Bomb blast hits Egypt tourist bus, South Africans among injured

File: The Great Pyramid of Khufu (also spelled Cheops) and the Sphynx on the Giza Plateau, on the southwestern outskirts of the Egyptian capital Cairo.  

AFP

CAIRO - An explosion struck a tourist bus on Sunday near Egypt's famed pyramids, injuring 17 people including foreigners, security and medical sources said.

South Africans and Egyptians were among those injured when an explosive device went off, hitting the bus in Giza, according to the sources. No deaths were reported.

Images circulating online showed some of the bus' windows shattered.

READ: Egypt holds referendum that could keep Sisi in power until 2030

Sunday's incident comes after three Vietnamese holidaymakers and their Egyptian guide was killed when a roadside bomb hit their bus as it travelled near the pyramids outside Cairo in December.

Egypt's tourism sector has suffered for years due to a series of deadly attacks targeting holidaymakers following the turmoil of the 2011 uprising that toppled longtime ruler Hosni Mubarak.

Authorities have gone to great lengths to lure tourists back, touting a series of archaeological finds and a new museum next to the pyramids, as well as enhanced security at airports and around ancient sites.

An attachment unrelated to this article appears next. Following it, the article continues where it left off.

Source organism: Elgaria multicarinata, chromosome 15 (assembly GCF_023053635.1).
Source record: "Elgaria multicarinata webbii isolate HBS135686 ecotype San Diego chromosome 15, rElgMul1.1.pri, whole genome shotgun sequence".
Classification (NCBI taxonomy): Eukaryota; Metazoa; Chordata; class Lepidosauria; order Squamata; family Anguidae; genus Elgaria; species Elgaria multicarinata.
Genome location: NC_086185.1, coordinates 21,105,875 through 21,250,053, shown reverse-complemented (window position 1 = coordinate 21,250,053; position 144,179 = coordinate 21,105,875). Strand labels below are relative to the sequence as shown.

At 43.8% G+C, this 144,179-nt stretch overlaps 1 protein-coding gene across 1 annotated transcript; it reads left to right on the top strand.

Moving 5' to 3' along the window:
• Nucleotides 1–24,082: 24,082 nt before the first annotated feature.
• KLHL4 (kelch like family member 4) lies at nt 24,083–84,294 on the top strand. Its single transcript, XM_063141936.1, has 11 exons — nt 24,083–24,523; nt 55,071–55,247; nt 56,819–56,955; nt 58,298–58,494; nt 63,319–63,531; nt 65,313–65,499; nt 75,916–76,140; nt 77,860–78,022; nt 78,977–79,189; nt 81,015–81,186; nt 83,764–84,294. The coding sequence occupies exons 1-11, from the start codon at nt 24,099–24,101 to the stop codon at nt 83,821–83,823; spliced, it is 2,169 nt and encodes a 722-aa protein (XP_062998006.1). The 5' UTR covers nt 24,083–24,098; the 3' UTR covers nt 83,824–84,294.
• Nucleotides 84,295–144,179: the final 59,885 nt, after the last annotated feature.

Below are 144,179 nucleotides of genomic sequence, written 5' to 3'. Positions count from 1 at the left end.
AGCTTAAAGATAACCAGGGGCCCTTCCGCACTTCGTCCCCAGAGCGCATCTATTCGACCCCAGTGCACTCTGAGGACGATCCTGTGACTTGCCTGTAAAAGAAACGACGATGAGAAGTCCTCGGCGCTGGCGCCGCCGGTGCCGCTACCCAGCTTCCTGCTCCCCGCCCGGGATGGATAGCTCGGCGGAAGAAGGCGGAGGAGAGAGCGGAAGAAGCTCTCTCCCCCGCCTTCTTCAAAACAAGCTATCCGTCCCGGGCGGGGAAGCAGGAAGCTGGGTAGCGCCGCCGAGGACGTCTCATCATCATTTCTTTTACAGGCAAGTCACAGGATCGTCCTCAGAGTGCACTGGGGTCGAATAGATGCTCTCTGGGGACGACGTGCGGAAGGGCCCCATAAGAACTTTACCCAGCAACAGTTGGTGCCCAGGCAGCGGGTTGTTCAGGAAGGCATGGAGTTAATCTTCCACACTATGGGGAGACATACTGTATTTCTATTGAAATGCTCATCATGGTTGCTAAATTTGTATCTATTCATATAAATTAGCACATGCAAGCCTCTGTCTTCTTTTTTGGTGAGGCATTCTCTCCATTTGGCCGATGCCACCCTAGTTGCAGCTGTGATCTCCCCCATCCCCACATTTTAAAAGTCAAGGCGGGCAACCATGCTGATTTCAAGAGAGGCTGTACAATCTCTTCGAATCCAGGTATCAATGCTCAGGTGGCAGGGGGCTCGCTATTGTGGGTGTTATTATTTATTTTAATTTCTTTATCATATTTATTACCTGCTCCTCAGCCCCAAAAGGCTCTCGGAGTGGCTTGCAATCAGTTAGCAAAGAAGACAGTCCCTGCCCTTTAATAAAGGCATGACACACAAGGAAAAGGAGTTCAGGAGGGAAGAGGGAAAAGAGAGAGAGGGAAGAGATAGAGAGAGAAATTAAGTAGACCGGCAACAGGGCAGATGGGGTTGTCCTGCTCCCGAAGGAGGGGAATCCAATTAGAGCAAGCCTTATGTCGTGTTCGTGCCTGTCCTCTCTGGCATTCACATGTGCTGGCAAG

READ: Egypt uncovers Old Kingdom cemetery

The industry has slowly picked up, with tourist arrivals reaching 8.3 million in 2017, compared with 5.3 million the previous year, official statistics showed.

But that figure was still far short of the record influx of 2010 when more than 14 million visitors flocked to see the country's sites.

Sunday's incident comes after three Vietnamese holidaymakers and their Egyptian guide was killed when a roadside bomb hit their bus as it travelled near the pyramids outside Cairo in December.

Egypt's tourism sector has suffered for years due to a series of deadly attacks targeting holidaymakers following the turmoil of the 2011 uprising that toppled longtime ruler Hosni Mubarak.

Authorities have gone to great lengths to lure tourists back, touting a series of archaeological finds and a new museum next to the pyramids, as well as enhanced security at airports and around ancient sites.

The industry has slowly picked up, with tourist arrivals reaching 8.3 million in 2017, compared with 5.3 million the previous year, official statistics showed.

But that figure was still far short of the record influx of 2010 when more than 14 million visitors flocked to see the country's sites.

Source
AFP